A Thousand Plateaus

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A Thousand Plateaus  
Author Gilles Deleuze and Felix Guattari
Original title Mille Plateaux
Translator Brian Massumi
Country France
Language French
Genre(s) Philosophy
Publisher Minuit (Original French); Continuum (English Translation)
Publication date 1980
Media type print (hardcover, paperback)

A Thousand Plateaus (French: Mille Plateaux) (1980) is a book by the French philosopher Gilles Deleuze and the psychoanalyst Félix Guattari. It forms the second part of their Capitalism and Schizophrenia project (the first part being Anti-Œdipus). This book is written as an accumulation of "plateaus", or fields of intensity, rather than a series of chapters (Deleuze and Guattari derived their concept of the "plateau" from a similar concept originated by Gregory Bateson). The concept of a thousand plateaus is borrowed from a Balinese Tantric tradition signifying a non-climactic orgasmic field of a Thousand Plateaus. [1]

In fact, Deleuze and Guattari argued that the entire "book" is not a "book" at all, but a multiplicity of plateaus. Chapters and books are self-contained worlds with beginnings and ends; with climaxes that dissipate the accumulated energy. In contrast, in the act of attaining a plateau one might begin at any point (signifying the absence of a strict beginning), and the accumulated energy of the "climb" is not dissipated in a climax, but instead is experienced as one intensity among many (signifying the absence of a strict end).

The work reflects Deleuze and Guattari's rejection of hierarchical (arborescent) organization in favor of less structured, "rhizomatic" organization. In A Thousand Plateaus they oppose the "nomadic war machine", a force of aggression or resistance that ultimately works toward preserving heterogeneity, to the "state apparatus", which strives toward homogenization and totalitarianism. In the last plateau the noosphere is invoked.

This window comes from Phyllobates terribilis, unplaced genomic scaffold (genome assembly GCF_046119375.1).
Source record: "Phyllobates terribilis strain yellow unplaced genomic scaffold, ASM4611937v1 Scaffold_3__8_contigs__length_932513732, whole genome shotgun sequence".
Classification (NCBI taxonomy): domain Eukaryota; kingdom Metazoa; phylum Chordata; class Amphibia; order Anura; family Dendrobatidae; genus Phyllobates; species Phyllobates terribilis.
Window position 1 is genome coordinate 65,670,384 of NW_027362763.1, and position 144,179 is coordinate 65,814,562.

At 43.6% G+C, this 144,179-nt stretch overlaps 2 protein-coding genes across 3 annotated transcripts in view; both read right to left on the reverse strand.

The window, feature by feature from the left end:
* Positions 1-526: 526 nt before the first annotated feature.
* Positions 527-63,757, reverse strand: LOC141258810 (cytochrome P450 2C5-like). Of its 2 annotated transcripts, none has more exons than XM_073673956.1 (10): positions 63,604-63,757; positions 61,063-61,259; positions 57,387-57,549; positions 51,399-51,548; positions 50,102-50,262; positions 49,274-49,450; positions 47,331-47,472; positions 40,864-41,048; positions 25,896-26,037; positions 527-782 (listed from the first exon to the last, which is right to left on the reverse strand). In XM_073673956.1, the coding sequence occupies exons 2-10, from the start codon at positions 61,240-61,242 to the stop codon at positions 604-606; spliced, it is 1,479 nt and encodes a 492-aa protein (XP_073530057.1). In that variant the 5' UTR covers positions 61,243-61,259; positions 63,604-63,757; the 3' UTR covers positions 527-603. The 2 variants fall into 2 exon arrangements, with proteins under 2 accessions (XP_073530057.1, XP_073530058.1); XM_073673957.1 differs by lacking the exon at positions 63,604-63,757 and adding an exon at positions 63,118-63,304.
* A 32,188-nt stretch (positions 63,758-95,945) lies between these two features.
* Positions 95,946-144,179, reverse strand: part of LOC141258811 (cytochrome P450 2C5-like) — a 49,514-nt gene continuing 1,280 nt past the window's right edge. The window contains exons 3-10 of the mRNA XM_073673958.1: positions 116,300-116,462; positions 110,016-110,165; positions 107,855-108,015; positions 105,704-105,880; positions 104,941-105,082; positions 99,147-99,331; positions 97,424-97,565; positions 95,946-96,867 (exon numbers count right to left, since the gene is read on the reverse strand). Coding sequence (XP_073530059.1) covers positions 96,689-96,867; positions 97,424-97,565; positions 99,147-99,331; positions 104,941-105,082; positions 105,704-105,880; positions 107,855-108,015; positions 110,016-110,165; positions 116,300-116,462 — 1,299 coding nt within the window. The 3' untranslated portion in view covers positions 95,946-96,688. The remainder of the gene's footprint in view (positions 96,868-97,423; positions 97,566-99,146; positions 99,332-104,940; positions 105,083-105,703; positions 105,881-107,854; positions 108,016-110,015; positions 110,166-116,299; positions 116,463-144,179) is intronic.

The English translation was made by Brian Massumi. Before the full translation appeared in 1988, the twelfth "plateau" was published separately as Nomadology: The War Machine (New York: Semiotext(e), 1986).

A Thousand Plateaus served as a 'model' for Michael Hardt and Antonio Negri's book Empire. Negri, who has also collaborated with Guattari, once called it "the most important philosophical text of the 20th Century."[2]


[edit] "Plateaus"

  • Rhizome (Introduction)
  • 1914: One or Several Wolves?
  • 10,000 B.C.: The Geology of Morals (Who Does the Earth Think It Is?)
  • November 20, 1923: Postulates of Linguistics
  • 587 B.C.-A.D. 70: On Several Regimes of Signs
  • November 28, 1947: How Do You Make Yourself a Body Without Organs?
  • Year Zero: Faciality
  • 1874: Three Novellas, or "What Happened?"
  • 1933: Micropolitics and Segmentarity
  • 1730: Becoming-Intense, Becoming-Animal, Becoming-Imperceptible...
  • 1837: Of the Refrain
  • 1227: Treatise on Nomadology; The War Machine
  • 7000 B.C.: Apparatus of the Capture
  • 1440: The Smooth and the Striated

[edit] See also

[edit] References

  1. ^ Deleuze & Guattari (1980): A Thousand Plateaus. trsl.: Brian Massumi
  2. ^ Hardt and Negri (2000) and Guattari and Negri (1985).

[edit] Sources

[edit] External links

  • April 10, 2006 article by John Philipps, with an explanation of the incomplete translation of "agencement" by "assemblage" ("One of the earliest attempts to translate Deleuze and Guattari’s use of the term agencement appears in the first published translation, by Paul Foss and Paul Patton in 1981, of the article “Rhizome.” The English term they use, assemblage, is retained in Brian Massumi’s later English version, when “Rhizome” appears as the Introduction to A Thousand Plateaus.")
  • Capitalismandschizophrenia.org has proclaimed 2008 to become "A Year of a Thousand Plateaus", by introducing a global readership gathering around their wiki.
  • "Drawings from A Thousand Plateaus" presents a paragraph by paragraph diagrammatic interpretation of the first two chapters of A Thousand Plateaus, by artist Marc Ngui.
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